GSA Annual Meeting in Denver, Colorado, USA - 2016

Paper No. 194-7
Presentation Time: 9:15 AM


FRICKE, Henry, Department of Geology, Colorado College, 14 East Cache La Poudre St, Colorado Springs, CO 80903, CRYSTAL, Victoria, Department of Geology, University of Colorado, Boulder, Boulder, CO 80903, MILLER, Ian M., Department of Earth Sciences, Denver Museum of Nature & Science, 2001 Colorado Blvd, Denver, CO 80205, SERTICH, Joseph, Deptartment of Earth Sciences, Denver Museum of Nature and Science, 2001 Colorado Blvd, Denver, CO 80205 and DIEFENDORF, Aaron F., Department of Geology, University of Cincinnati, 2600 Clifton Ave, 500 Geology/Physics, Cincinnati, OH 45220,

Terrestrial ecosystems of the Late Cretaceous were both complex and fundamentally different than those of the present day. Those occupying wet coastal floodplains of western North America were characterized by a diverse association of vertebrates, including a number of herbivorous dinosaurs, and by plant communities that included a mix of ferns, cycads, conifers and angiosperms. The density and height of vegetation on the landscape, and the role these forest characteristics may have played in supporting these ecosystems, is not well known.

In this study, carbon isotope-based proxies are used to study soil processes and to infer forest structure over a late Cretaceous landscape in southern Utah. It is found that methanogenesis took place in water-logged soils and resulted in the formation of CO2 with very high carbon isotope ratios. Furthermore, vegetation in some parts of the forest was dense enough and tall enough to allow for recycling of this CO2 into lower canopy leaves. Lastly, carbon isotope ratios of hadrosaurid tooth enamel suggests these animals had variable habitat preferences, and were restricted in their movement.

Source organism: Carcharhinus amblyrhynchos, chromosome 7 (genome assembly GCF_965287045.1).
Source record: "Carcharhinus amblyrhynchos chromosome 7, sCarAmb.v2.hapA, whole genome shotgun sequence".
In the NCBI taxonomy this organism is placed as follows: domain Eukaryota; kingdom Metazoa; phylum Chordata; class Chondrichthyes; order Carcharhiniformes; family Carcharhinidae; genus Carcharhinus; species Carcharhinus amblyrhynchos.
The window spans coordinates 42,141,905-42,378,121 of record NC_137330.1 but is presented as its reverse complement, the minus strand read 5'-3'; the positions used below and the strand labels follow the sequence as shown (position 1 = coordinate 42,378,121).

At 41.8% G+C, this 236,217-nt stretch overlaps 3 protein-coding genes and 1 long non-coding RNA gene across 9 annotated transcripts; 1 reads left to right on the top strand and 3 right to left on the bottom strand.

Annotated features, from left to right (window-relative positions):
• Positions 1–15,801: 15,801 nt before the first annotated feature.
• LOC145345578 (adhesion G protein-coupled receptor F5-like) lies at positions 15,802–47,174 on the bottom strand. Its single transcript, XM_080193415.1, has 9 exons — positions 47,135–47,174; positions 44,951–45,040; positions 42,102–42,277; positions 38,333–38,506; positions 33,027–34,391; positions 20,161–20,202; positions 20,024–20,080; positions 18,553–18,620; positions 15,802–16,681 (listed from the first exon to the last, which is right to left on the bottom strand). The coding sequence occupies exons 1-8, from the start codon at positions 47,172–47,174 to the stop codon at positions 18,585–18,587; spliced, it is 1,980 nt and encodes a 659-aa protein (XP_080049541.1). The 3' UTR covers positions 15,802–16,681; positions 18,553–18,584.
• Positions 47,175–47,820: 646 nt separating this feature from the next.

Recognition that methane formation can take place in soils associated with high water tables has paleoclimatic implications, as methane plays an important role in maintaining of hothouse climate conditions. Growth of a mix of open and closed canopy forests in these soils points to the influence of surface hydrology on forest structure. Similarly, the common occurrence of angiosperms in these forests reflects their role in the development of this type of vegetation structure as far back as the late Cretaceous. These forests appear to have provided a wide variety of ecological niches for vertebrates, with some of the larger taxa (e.g. hadrosaurid dinosaurs) having specific habitat preferences.